A global pact to stem the biggest rout in oil prices for almost two decades has been all but sealed as the Opec cartel and its key allies agreed to slash production by 10 million barrels a day.
Further G20 talks also saw major producers including the US and Canada working towards their own cuts that could lop another 5 million barrels off global output.
Crude oil prices have seen devastating falls this year on a toxic combination of a supply glut, a coronavirus-triggered collapse in global demand, and a bitter price war between Saudi Arabia and Russia.
The Saudis – the world’s second biggest producer behind the US – flooded the market with crude in March after falling to agree cuts with Russia, which was working with the cartel to lower production.
The market shock left Brent crude reeling at a 17-year low below $25 a barrel in mid-March. Prices remain more than 50pc down compared with the beginning of the year.
While good news for consumers, producers are straining for a deal as the price collapse heaps pressure on the finances of oil-producing nations and debt-laden private sector producers.
The truce sees the so-called ‘Opec+’ coalition cut 10 million barrels of oil a day until July – equivalent to a tenth of global output – and then eight million barrels a day until the end of the year, before shallower cuts in 2021.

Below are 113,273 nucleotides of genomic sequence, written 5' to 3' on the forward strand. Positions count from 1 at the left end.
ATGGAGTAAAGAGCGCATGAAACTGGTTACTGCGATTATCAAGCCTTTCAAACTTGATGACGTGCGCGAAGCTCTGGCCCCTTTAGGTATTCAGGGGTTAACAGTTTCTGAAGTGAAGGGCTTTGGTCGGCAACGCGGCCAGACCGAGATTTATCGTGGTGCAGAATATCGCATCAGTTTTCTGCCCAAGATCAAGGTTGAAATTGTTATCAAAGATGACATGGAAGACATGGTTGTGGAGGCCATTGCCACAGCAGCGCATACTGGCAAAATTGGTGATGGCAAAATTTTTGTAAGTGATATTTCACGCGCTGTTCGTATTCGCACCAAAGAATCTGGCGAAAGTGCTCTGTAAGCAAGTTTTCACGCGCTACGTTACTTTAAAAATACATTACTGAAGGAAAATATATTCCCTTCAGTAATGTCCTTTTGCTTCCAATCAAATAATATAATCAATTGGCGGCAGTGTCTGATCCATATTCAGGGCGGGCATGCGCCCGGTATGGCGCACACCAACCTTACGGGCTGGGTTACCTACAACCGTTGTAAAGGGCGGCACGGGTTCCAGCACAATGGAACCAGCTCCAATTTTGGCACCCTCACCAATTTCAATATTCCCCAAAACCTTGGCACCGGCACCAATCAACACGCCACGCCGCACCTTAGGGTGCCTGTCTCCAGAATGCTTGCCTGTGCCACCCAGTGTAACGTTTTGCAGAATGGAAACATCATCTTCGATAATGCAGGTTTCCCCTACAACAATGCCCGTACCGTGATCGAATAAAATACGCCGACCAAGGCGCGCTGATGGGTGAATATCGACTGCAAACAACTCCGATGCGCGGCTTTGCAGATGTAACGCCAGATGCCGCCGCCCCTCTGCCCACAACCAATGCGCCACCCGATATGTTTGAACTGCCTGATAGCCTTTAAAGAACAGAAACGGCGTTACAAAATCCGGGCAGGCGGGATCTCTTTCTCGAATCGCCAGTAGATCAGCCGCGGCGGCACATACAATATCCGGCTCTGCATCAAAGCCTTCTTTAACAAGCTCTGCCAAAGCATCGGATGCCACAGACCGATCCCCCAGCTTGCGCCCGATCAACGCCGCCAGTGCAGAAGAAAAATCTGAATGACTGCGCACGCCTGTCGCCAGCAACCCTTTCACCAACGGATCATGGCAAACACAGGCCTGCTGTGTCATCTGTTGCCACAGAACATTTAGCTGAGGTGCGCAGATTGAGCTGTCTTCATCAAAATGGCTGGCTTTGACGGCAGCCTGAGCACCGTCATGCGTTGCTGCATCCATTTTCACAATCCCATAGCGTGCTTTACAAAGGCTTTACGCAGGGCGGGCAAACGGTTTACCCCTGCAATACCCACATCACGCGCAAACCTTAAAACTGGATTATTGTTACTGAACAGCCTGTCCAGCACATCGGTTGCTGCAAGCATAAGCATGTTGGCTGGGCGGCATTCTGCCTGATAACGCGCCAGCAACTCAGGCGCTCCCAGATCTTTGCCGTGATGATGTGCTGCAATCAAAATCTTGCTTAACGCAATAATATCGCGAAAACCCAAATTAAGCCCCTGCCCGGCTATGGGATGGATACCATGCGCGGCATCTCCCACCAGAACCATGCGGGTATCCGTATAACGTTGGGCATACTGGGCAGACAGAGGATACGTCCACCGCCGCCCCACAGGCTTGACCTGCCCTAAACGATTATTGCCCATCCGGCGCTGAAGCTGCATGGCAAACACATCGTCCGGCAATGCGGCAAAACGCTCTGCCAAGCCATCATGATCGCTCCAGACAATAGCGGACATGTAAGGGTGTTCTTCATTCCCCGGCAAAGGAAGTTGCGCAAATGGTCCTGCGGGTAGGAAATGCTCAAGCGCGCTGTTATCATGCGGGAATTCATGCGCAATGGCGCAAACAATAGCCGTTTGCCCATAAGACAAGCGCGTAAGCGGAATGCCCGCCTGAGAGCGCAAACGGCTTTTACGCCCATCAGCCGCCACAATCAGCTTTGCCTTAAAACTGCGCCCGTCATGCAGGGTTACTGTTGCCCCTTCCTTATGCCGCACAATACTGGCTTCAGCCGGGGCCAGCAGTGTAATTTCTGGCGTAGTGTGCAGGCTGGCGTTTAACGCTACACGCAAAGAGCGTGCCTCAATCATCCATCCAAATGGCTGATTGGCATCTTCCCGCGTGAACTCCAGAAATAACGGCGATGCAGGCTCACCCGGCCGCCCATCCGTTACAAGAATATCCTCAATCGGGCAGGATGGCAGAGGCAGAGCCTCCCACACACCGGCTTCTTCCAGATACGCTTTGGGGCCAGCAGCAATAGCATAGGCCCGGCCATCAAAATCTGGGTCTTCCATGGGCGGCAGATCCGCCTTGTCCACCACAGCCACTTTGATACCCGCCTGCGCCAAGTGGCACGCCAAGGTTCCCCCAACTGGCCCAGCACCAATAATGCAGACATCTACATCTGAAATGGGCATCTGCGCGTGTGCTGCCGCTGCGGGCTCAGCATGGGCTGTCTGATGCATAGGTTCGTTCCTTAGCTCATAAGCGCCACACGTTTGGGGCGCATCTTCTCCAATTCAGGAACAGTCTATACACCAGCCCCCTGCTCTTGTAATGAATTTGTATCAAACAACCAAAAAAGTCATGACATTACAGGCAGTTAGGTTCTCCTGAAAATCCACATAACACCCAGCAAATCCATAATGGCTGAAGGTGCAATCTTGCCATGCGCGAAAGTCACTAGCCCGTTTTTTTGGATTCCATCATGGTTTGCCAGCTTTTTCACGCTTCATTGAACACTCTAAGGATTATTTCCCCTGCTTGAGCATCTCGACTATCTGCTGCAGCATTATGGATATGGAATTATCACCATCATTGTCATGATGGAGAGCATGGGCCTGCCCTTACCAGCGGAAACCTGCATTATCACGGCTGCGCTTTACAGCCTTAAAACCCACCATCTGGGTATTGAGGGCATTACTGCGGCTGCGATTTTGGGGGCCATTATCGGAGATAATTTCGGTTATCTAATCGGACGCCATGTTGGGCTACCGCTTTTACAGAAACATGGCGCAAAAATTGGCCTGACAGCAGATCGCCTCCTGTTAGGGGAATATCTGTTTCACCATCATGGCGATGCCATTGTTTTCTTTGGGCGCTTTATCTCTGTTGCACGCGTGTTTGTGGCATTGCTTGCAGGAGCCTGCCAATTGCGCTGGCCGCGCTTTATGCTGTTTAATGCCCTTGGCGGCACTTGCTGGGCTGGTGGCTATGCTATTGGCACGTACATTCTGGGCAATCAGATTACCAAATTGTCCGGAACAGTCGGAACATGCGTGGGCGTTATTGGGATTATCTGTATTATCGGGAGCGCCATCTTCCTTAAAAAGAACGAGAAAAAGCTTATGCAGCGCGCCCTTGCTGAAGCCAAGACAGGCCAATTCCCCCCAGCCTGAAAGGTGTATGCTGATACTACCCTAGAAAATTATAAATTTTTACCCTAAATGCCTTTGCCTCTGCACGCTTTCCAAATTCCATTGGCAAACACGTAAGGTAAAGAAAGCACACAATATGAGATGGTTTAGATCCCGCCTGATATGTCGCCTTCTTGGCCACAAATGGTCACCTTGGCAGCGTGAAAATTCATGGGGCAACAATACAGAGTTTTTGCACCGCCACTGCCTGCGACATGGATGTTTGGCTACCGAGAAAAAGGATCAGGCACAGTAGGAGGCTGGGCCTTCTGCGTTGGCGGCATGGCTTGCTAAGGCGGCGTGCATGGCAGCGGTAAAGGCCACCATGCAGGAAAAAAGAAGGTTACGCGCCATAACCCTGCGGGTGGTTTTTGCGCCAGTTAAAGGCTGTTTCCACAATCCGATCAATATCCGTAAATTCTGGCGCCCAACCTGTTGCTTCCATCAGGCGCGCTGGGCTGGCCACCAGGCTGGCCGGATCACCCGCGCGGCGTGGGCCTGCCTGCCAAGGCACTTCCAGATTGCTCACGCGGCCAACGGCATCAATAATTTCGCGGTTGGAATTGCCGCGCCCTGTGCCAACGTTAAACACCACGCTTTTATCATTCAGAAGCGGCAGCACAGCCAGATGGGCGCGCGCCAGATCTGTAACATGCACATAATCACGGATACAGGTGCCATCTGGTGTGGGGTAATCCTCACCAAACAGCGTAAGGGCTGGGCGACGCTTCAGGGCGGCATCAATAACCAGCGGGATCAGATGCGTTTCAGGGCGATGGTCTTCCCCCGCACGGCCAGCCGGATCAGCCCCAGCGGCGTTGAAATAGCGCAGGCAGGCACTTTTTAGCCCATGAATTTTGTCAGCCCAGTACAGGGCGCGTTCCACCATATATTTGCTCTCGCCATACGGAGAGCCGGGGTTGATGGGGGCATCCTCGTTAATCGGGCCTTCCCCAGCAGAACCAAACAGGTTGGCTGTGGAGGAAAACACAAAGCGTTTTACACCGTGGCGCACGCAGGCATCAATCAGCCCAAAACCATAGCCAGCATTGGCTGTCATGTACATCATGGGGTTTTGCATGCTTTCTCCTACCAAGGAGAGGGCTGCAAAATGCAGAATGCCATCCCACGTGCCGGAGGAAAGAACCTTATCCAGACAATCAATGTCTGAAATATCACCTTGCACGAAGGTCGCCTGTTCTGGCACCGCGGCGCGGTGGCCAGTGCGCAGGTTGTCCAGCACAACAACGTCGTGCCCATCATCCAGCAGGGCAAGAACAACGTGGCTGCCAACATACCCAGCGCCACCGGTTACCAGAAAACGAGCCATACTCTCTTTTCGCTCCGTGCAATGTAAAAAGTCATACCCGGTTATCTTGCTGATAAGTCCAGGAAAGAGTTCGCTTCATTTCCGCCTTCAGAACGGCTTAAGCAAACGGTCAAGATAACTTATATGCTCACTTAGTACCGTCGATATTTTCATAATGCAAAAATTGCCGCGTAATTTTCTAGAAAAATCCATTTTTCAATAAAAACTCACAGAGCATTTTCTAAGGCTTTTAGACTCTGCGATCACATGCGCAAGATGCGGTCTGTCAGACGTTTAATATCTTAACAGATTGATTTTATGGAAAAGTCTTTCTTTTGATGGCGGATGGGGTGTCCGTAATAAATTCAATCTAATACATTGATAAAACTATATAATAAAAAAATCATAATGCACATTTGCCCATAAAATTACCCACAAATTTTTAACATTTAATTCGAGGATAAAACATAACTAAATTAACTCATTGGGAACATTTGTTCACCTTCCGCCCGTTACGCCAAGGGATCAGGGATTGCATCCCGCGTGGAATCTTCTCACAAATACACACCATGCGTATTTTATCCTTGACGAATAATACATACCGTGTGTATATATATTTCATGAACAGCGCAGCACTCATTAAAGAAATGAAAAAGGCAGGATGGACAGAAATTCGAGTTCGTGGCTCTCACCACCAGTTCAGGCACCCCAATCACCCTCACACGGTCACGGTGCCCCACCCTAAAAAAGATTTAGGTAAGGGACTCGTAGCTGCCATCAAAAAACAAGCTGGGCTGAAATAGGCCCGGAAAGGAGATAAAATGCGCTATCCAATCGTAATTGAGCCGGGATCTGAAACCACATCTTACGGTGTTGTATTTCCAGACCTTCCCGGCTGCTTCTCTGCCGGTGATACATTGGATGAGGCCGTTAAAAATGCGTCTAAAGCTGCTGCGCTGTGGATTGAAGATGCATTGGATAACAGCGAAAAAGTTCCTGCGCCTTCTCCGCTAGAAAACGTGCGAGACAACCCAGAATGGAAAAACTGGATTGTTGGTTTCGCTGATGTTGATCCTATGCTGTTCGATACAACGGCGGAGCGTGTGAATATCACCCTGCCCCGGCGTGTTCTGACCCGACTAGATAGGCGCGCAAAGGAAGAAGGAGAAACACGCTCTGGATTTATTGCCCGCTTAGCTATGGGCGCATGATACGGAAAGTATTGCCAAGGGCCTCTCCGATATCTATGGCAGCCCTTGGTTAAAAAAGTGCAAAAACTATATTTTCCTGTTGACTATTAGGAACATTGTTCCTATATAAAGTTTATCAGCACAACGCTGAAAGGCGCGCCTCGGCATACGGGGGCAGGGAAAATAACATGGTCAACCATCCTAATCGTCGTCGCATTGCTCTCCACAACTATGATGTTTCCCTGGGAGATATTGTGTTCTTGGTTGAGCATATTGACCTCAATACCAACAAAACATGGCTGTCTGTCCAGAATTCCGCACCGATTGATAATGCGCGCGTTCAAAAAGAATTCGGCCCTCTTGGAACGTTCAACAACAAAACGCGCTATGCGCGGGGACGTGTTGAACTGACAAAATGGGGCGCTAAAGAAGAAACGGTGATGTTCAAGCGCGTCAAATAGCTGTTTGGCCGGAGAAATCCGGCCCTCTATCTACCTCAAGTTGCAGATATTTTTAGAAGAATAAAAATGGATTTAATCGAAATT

Following the Opec+ deal, which faced a last-minute hitch from Mexico demanding less stringent cuts, US president Donald Trump held talks with Russian counterpart Vladimir Putin over the agreement. Canada’s Justin Trudeau said nations had to make a “concerted” effort to cut supply.
The unprecedented co-ordination between often fierce global rivals could encompass around 15pc of world production in the face of the coronavirus outbreak. Mohammed Barkindo, the Opec secretary general, said the outbreak was a “grisly shadow hanging over all of us”, which would have a “crushing and long-term impact on the industry”.
The pressure to do a deal was intensified by the world’s oil storage capacity filling up rapidly as producers continue to pump.
But analysts warn even these proposed cuts may not be enough to offset the loss in demand over the longer term, as the pandemic slashes global demand. UBS predicts Brent crude falling to $20 per barrel or lower during the second quarter with much of the world still in lockdown.
Ole Hansen, head of commodities at Saxo Bank, said: “The best we can hope for at this stage is the market stabilises. I’m not seeing the market rocketing higher on Monday because right now the only thing the producers… have done is to buy some time.
“This was the key to the exercise, to ensure we don’t get to a point where we run out of storage and we don’t get a renewed collapse in the oil price.”
He added that Covid-19 had completely changed the dynamic of the oil market, saying: “Normally the best cure for a low price is a low price because it attracts increased demand, but this is a completely different ball game. We are not driving more tomorrow because prices are cheaper.”
John Hall, chairman of energy consultant Alfa Energy, said an over-supplied market should keep the cost of petrol low despite the cuts. He said: “For the motorist that can legitimately use a vehicle there should be some cheaper deals around. However, the caveat is that because of the drop in demand, supermarkets are probably still stocked up with fuel that they bought last month before the price drop.”